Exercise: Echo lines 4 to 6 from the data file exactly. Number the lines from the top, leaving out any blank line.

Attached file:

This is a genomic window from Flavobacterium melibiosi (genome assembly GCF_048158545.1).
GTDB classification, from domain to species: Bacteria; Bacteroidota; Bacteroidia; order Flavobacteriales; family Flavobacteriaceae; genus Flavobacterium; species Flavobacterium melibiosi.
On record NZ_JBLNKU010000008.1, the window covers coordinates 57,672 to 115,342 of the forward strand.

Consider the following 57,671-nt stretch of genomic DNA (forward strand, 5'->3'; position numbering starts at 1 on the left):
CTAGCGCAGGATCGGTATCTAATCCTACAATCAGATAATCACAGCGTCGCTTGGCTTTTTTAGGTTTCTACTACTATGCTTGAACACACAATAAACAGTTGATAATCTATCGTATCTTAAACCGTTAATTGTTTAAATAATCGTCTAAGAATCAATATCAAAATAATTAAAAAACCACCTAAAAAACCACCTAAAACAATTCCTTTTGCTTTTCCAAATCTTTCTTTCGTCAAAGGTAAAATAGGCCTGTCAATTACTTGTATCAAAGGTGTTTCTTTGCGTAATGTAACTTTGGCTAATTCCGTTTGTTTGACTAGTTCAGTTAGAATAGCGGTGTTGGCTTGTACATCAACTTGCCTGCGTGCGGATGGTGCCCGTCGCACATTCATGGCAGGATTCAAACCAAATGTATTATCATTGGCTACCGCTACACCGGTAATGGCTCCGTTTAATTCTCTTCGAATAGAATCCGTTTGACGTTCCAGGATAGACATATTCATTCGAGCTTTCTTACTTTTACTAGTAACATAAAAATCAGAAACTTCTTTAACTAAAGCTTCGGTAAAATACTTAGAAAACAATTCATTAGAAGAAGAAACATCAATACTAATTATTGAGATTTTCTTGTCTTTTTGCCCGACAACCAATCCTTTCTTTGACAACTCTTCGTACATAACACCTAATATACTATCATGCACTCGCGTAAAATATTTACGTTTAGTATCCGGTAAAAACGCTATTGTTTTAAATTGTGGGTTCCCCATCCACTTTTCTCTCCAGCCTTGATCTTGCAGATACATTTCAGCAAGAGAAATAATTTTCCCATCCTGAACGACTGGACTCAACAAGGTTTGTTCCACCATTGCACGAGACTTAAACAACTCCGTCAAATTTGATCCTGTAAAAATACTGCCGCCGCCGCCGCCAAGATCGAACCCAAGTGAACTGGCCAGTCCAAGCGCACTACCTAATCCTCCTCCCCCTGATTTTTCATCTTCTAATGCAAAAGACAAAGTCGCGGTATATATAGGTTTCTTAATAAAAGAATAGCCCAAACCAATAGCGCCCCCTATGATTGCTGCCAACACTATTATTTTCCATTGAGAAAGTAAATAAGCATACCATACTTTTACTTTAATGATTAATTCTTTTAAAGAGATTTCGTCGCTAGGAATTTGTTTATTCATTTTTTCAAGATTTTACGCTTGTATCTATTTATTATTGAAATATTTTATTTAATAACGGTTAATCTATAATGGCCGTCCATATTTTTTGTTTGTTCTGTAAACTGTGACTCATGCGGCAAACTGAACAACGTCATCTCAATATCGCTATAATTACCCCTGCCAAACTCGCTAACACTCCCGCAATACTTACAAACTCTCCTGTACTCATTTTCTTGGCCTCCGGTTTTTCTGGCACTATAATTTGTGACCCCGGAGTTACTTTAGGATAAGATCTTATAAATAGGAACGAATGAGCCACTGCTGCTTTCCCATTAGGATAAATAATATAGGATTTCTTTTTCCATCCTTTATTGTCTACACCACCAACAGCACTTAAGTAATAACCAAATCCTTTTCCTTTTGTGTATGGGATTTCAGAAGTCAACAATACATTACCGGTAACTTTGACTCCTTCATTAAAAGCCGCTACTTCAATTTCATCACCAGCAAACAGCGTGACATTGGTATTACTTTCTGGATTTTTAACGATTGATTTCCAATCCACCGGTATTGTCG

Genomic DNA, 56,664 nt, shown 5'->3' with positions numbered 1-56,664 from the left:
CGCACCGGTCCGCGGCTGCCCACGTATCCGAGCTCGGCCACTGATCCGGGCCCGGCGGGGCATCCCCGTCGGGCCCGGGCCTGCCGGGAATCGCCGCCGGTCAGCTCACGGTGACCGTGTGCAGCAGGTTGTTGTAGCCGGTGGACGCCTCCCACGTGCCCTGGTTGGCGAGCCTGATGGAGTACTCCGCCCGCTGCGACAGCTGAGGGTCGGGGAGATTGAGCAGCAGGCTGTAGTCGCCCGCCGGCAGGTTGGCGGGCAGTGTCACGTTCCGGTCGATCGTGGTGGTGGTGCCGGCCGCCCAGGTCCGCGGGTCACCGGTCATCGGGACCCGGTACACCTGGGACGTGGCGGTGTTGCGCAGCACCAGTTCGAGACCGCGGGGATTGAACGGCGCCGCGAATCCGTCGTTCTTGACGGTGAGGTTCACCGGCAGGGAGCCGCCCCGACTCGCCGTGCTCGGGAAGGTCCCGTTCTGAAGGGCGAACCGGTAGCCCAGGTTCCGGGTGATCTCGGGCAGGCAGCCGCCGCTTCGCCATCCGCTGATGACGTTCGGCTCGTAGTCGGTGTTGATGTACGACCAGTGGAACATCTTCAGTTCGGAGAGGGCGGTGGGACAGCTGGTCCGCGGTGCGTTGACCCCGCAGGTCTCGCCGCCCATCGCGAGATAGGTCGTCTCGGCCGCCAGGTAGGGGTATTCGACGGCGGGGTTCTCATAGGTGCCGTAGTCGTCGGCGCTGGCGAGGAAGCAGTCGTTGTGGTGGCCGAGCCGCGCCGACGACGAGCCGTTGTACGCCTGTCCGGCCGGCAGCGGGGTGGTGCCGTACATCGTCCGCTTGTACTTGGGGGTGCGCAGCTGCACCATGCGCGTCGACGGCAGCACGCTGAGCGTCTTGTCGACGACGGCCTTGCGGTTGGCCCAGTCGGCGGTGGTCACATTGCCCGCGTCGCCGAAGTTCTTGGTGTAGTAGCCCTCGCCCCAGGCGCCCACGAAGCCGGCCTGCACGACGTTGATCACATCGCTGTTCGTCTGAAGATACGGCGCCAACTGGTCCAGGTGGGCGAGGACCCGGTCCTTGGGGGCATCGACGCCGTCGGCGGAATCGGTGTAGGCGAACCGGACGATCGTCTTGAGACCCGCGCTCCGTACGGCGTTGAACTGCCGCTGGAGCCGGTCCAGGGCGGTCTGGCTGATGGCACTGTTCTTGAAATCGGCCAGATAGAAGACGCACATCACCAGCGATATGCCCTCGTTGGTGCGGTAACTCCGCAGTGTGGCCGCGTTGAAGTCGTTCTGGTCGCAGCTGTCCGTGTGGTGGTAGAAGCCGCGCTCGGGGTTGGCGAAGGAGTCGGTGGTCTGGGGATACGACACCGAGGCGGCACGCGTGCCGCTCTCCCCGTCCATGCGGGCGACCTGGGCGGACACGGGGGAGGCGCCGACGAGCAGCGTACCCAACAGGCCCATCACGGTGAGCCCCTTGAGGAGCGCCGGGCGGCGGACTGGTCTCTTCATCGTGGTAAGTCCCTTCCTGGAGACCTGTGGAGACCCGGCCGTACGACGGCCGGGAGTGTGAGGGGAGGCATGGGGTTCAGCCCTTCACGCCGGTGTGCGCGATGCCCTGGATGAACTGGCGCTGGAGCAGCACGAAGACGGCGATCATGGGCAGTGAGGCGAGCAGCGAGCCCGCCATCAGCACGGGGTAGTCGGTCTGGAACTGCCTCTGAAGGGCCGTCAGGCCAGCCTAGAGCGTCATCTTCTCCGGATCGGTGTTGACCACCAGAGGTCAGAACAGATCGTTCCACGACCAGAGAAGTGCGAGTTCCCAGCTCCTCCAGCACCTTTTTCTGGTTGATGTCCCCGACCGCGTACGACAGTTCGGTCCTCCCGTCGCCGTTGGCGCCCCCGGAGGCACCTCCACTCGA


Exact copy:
Consider the following 57,671-nt stretch of genomic DNA (forward strand, 5'->3'; position numbering starts at 1 on the left):
CTAGCGCAGGATCGGTATCTAATCCTACAATCAGATAATCACAGCGTCGCTTGGCTTTTTTAGGTTTCTACTACTATGCTTGAACACACAATAAACAGTTGATAATCTATCGTATCTTAAACCGTTAATTGTTTAAATAATCGTCTAAGAATCAATATCAAAATAATTAAAAAACCACCTAAAAAACCACCTAAAACAATTCCTTTTGCTTTTCCAAATCTTTCTTTCGTCAAAGGTAAAATAGGCCTGTCAATTACTTGTATCAAAGGTGTTTCTTTGCGTAATGTAACTTTGGCTAATTCCGTTTGTTTGACTAGTTCAGTTAGAATAGCGGTGTTGGCTTGTACATCAACTTGCCTGCGTGCGGATGGTGCCCGTCGCACATTCATGGCAGGATTCAAACCAAATGTATTATCATTGGCTACCGCTACACCGGTAATGGCTCCGTTTAATTCTCTTCGAATAGAATCCGTTTGACGTTCCAGGATAGACATATTCATTCGAGCTTTCTTACTTTTACTAGTAACATAAAAATCAGAAACTTCTTTAACTAAAGCTTCGGTAAAATACTTAGAAAACAATTCATTAGAAGAAGAAACATCAATACTAATTATTGAGATTTTCTTGTCTTTTTGCCCGACAACCAATCCTTTCTTTGACAACTCTTCGTACATAACACCTAATATACTATCATGCACTCGCGTAAAATATTTACGTTTAGTATCCGGTAAAAACGCTATTGTTTTAAATTGTGGGTTCCCCATCCACTTTTCTCTCCAGCCTTGATCTTGCAGATACATTTCAGCAAGAGAAATAATTTTCCCATCCTGAACGACTGGACTCAACAAGGTTTGTTCCACCATTGCACGAGACTTAAACAACTCCGTCAAATTTGATCCTGTAAAAATACTGCCGCCGCCGCCGCCAAGATCGAACCCAAGTGAACTGGCCAGTCCAAGCGCACTACCTAATCCTCCTCCCCCTGATTTTTCATCTTCTAATGCAAAAGACAAAGTCGCGGTATATATAGGTTTCTTAATAAAAGAATAGCCCAAACCAATAGCGCCCCCTATGATTGCTGCCAACACTATTATTTTCCATTGAGAAAGTAAATAAGCATACCATACTTTTACTTTAATGATTAATTCTTTTAAAGAGATTTCGTCGCTAGGAATTTGTTTATTCATTTTTTCAAGATTTTACGCTTGTATCTATTTATTATTGAAATATTTTATTTAATAACGGTTAATCTATAATGGCCGTCCATATTTTTTGTTTGTTCTGTAAACTGTGACTCATGCGGCAAACTGAACAACGTCATCTCAATATCGCTATAATTACCCCTGCCAAACTCGCTAACACTCCCGCAATACTTACAAACTCTCCTGTACTCATTTTCTTGGCCTCCGGTTTTTCTGGCACTATAATTTGTGACCCCGGAGTTACTTTAGGATAAGATCTTATAAATAGGAACGAATGAGCCACTGCTGCTTTCCCATTAGGATAAATAATATAGGATTTCTTTTTCCATCCTTTATTGTCTACACCACCAACAGCACTTAAGTAATAACCAAATCCTTTTCCTTTTGTGTATGGGATTTCAGAAGTCAACAATACATTACCGGTAACTTTGACTCCTTCATTAAAAGCCGCTACTTCAATTTCATCACCAGCAAACAGCGTGACATTGGTATTACTTTCTGGATTTTTAACGATTGATTTCCAATCCACCGGTATTGTCG

Genomic DNA, 56,664 nt, shown 5'->3' with positions numbered 1-56,664 from the left: